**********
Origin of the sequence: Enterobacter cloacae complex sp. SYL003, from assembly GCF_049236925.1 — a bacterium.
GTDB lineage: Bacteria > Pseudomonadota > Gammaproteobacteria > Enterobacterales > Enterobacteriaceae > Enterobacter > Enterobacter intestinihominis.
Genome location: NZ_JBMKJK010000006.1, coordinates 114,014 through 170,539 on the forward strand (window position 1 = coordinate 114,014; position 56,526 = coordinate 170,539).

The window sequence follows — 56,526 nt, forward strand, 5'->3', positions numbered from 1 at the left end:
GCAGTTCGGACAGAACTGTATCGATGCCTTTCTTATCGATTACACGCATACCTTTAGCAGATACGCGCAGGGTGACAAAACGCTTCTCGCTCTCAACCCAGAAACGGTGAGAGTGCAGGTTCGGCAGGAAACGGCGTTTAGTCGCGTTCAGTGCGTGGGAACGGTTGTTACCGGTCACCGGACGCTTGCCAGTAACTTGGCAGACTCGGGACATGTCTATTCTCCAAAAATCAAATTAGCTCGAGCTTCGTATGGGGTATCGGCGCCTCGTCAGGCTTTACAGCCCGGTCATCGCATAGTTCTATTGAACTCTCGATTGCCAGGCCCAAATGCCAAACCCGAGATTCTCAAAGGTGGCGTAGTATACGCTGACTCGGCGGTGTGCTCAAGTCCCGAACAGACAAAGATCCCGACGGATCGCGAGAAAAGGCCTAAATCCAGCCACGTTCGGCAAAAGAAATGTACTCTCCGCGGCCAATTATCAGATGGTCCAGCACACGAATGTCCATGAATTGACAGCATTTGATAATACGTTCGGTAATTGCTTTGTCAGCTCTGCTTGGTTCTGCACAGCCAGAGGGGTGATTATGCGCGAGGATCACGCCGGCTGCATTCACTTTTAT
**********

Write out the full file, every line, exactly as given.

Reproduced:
Origin of the sequence: Enterobacter cloacae complex sp. SYL003, from assembly GCF_049236925.1 — a bacterium.
GTDB lineage: Bacteria > Pseudomonadota > Gammaproteobacteria > Enterobacterales > Enterobacteriaceae > Enterobacter > Enterobacter intestinihominis.
Genome location: NZ_JBMKJK010000006.1, coordinates 114,014 through 170,539 on the forward strand (window position 1 = coordinate 114,014; position 56,526 = coordinate 170,539).

The window sequence follows — 56,526 nt, forward strand, 5'->3', positions numbered from 1 at the left end:
GCAGTTCGGACAGAACTGTATCGATGCCTTTCTTATCGATTACACGCATACCTTTAGCAGATACGCGCAGGGTGACAAAACGCTTCTCGCTCTCAACCCAGAAACGGTGAGAGTGCAGGTTCGGCAGGAAACGGCGTTTAGTCGCGTTCAGTGCGTGGGAACGGTTGTTACCGGTCACCGGACGCTTGCCAGTAACTTGGCAGACTCGGGACATGTCTATTCTCCAAAAATCAAATTAGCTCGAGCTTCGTATGGGGTATCGGCGCCTCGTCAGGCTTTACAGCCCGGTCATCGCATAGTTCTATTGAACTCTCGATTGCCAGGCCCAAATGCCAAACCCGAGATTCTCAAAGGTGGCGTAGTATACGCTGACTCGGCGGTGTGCTCAAGTCCCGAACAGACAAAGATCCCGACGGATCGCGAGAAAAGGCCTAAATCCAGCCACGTTCGGCAAAAGAAATGTACTCTCCGCGGCCAATTATCAGATGGTCCAGCACACGAATGTCCATGAATTGACAGCATTTGATAATACGTTCGGTAATTGCTTTGTCAGCTCTGCTTGGTTCTGCACAGCCAGAGGGGTGATTATGCGCGAGGATCACGCCGGCTGCATTCACTTTTAT